2. Would my BFI - 3 Dark Frames setting be much brighter if HDR was enabled for the Dolphin Core?

3. Also, BFI only seems to work with gameplay that outputs 60fps? I played a few games at 30fps and the BFI caused unplayable, intense seizure-inducing black flickers. Is it because BFI 240hz isn't compatible for 30fps games? Would setting my refresh rate to 120hz not cause seizure-inducing black flickers?

If you need any extra info let me know.
Edit: I read your link "Optimal VSync Performance", there seems to be more to it to get software BFI to work properly. I fiddled with my RTSS, forgot about that, framerate limit was capped to 240, but altering this to match RetroArch's "Estimated hz" (239.866hz and a few others I tried) did not improve the black flicker, it is still intermittent, its like there's a game freeze stutter with a black flicker at a fixed interval.

sodaboy581
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Re: Significant RetroArch BFI Update

Post by sodaboy581 » 29 May 2024, 09:56

Piggybacking off of the last post.

I don't think the BFI random flicker problem is solvable with cores that can have variable frame rates. For anything that's like Dreamcast, GameCube and newer, BFI in RetroArch isn't properly implemented to handle it.

Your best bet is to either just accept it for what it is or disable BFI when playing those cores.

I'm running with a 5600X, 3060Ti with a 240hz IPS LCD running at 180hz (so as to not have image retention) and have noticed the same behavior.

When I play arcade games like CPS-1, CPS-2 and NeoGeo via MAME, BFI is perfect, super excellent. Nary a flicker.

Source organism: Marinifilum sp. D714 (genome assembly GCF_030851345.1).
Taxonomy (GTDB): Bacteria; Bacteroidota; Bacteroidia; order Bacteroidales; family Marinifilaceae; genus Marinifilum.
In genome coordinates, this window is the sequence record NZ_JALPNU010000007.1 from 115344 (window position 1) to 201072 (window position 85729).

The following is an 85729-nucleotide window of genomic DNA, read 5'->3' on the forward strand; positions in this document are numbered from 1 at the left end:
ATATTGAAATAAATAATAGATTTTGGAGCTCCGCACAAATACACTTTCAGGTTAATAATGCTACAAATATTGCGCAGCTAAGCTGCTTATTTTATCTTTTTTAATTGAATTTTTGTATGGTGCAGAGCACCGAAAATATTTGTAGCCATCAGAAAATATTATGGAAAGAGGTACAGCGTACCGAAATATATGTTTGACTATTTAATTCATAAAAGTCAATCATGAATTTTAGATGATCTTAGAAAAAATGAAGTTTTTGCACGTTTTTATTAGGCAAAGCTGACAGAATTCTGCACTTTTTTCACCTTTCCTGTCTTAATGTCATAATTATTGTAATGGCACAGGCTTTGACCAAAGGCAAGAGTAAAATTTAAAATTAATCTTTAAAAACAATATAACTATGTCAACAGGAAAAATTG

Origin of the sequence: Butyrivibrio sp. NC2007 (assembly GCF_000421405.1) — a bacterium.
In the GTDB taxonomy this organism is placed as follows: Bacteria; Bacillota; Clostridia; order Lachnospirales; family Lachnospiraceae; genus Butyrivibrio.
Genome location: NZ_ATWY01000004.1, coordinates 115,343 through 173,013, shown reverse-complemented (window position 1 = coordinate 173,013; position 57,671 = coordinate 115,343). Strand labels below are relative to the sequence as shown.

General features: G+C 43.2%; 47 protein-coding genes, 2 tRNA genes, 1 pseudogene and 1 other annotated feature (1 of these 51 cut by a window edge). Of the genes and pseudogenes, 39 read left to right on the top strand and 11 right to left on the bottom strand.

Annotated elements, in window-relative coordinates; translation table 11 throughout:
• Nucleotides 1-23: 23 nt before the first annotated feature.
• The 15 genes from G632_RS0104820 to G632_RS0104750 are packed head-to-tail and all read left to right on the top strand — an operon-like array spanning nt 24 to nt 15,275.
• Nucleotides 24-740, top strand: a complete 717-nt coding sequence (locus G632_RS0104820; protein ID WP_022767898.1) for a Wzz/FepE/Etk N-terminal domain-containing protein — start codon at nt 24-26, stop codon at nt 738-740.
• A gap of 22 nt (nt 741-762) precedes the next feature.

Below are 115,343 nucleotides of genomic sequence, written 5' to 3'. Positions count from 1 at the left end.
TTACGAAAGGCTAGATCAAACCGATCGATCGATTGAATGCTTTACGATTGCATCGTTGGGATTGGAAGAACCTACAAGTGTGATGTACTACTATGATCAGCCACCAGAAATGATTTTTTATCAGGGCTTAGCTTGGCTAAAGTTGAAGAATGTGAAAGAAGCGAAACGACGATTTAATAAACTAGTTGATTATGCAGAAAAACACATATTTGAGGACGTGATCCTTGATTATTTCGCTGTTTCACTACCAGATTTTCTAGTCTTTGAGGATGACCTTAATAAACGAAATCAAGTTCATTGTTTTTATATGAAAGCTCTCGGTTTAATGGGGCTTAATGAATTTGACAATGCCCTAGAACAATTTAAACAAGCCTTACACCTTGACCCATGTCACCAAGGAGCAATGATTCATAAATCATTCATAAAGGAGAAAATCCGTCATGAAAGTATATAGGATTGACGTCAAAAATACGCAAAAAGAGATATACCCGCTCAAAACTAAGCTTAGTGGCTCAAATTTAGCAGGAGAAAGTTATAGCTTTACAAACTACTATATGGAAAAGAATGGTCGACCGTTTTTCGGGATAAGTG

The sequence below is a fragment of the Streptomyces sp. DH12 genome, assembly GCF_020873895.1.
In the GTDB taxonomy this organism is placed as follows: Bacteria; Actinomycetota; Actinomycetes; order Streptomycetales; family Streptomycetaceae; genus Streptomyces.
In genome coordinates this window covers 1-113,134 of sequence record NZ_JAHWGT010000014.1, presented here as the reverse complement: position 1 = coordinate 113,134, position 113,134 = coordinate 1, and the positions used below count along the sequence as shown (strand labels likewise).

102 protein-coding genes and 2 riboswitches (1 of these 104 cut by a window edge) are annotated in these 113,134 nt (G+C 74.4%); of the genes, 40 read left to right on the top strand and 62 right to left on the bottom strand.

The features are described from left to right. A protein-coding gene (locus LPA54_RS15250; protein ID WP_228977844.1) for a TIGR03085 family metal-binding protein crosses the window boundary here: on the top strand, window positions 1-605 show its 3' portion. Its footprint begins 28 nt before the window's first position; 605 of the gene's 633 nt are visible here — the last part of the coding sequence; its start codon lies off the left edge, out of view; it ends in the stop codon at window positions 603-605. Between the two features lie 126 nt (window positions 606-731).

Start up something like MVC2 on Flycast? It's MOSTLY fine. You'll see a flickering as soon as the game starts loading and during the copyright notice, sometimes on the Capcom logo and sometimes during screen transitions. When FIGHTING it out, though, usually BFI is solid BUT you MAY get a rare flicker here and there. It's enough to put me off of it, though, so I just don't use BFI for Flycast.

Turning off all shaders and such doesn't seem to help either, it's just a thing when the FPS changes due to something the core does like loading or whatever and there is nothing you can do about it until RetroArch updates the code.

BlurZapper
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Re: Significant RetroArch BFI Update

Post by BlurZapper » 29 May 2024, 21:46

Thanks for the reply Sodaboy! That makes a lot of sense, the older era console games had more stable framerates. It really was impressive to see the difference using BFI on a game like Metroid Prime, when turning at full speed you can track far field objects or the environment with your eyes and no movement really has any blur. With BFI off at 240hz, its a blurry mess when your camera rotates at moderate speeds.